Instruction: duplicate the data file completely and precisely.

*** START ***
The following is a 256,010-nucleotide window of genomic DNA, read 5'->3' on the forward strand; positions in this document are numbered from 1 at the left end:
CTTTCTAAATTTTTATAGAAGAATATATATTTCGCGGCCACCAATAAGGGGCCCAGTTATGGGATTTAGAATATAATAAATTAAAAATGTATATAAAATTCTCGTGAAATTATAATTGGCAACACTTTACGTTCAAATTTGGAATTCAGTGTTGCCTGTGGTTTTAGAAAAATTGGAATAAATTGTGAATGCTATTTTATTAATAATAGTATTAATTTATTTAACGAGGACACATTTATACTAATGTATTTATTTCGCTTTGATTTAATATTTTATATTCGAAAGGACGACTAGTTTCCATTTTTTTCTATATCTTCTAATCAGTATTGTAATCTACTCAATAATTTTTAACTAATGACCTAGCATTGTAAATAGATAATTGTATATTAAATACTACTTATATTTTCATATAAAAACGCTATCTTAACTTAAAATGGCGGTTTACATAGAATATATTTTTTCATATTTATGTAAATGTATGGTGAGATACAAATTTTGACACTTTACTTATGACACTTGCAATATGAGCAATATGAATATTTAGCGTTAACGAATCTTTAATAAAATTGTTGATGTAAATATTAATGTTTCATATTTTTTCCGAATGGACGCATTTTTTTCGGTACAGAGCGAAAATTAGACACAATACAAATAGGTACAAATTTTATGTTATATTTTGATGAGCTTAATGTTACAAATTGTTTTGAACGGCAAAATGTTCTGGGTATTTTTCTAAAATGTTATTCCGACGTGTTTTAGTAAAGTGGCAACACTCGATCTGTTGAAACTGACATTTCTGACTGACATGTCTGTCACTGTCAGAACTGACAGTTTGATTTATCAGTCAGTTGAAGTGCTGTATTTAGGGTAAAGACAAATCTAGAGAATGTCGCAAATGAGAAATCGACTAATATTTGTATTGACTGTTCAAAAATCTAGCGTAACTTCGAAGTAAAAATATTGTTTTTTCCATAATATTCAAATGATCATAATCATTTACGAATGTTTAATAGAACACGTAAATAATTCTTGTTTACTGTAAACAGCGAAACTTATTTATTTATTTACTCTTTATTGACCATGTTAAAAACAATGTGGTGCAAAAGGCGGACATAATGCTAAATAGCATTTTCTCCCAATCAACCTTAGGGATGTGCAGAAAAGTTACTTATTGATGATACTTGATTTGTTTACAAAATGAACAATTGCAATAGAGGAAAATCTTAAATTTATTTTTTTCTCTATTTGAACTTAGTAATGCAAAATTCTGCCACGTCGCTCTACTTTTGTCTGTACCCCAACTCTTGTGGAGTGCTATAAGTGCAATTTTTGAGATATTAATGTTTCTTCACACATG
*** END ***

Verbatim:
The following is a 256,010-nucleotide window of genomic DNA, read 5'->3' on the forward strand; positions in this document are numbered from 1 at the left end:
CTTTCTAAATTTTTATAGAAGAATATATATTTCGCGGCCACCAATAAGGGGCCCAGTTATGGGATTTAGAATATAATAAATTAAAAATGTATATAAAATTCTCGTGAAATTATAATTGGCAACACTTTACGTTCAAATTTGGAATTCAGTGTTGCCTGTGGTTTTAGAAAAATTGGAATAAATTGTGAATGCTATTTTATTAATAATAGTATTAATTTATTTAACGAGGACACATTTATACTAATGTATTTATTTCGCTTTGATTTAATATTTTATATTCGAAAGGACGACTAGTTTCCATTTTTTTCTATATCTTCTAATCAGTATTGTAATCTACTCAATAATTTTTAACTAATGACCTAGCATTGTAAATAGATAATTGTATATTAAATACTACTTATATTTTCATATAAAAACGCTATCTTAACTTAAAATGGCGGTTTACATAGAATATATTTTTTCATATTTATGTAAATGTATGGTGAGATACAAATTTTGACACTTTACTTATGACACTTGCAATATGAGCAATATGAATATTTAGCGTTAACGAATCTTTAATAAAATTGTTGATGTAAATATTAATGTTTCATATTTTTTCCGAATGGACGCATTTTTTTCGGTACAGAGCGAAAATTAGACACAATACAAATAGGTACAAATTTTATGTTATATTTTGATGAGCTTAATGTTACAAATTGTTTTGAACGGCAAAATGTTCTGGGTATTTTTCTAAAATGTTATTCCGACGTGTTTTAGTAAAGTGGCAACACTCGATCTGTTGAAACTGACATTTCTGACTGACATGTCTGTCACTGTCAGAACTGACAGTTTGATTTATCAGTCAGTTGAAGTGCTGTATTTAGGGTAAAGACAAATCTAGAGAATGTCGCAAATGAGAAATCGACTAATATTTGTATTGACTGTTCAAAAATCTAGCGTAACTTCGAAGTAAAAATATTGTTTTTTCCATAATATTCAAATGATCATAATCATTTACGAATGTTTAATAGAACACGTAAATAATTCTTGTTTACTGTAAACAGCGAAACTTATTTATTTATTTACTCTTTATTGACCATGTTAAAAACAATGTGGTGCAAAAGGCGGACATAATGCTAAATAGCATTTTCTCCCAATCAACCTTAGGGATGTGCAGAAAAGTTACTTATTGATGATACTTGATTTGTTTACAAAATGAACAATTGCAATAGAGGAAAATCTTAAATTTATTTTTTTCTCTATTTGAACTTAGTAATGCAAAATTCTGCCACGTCGCTCTACTTTTGTCTGTACCCCAACTCTTGTGGAGTGCTATAAGTGCAATTTTTGAGATATTAATGTTTCTTCACACATG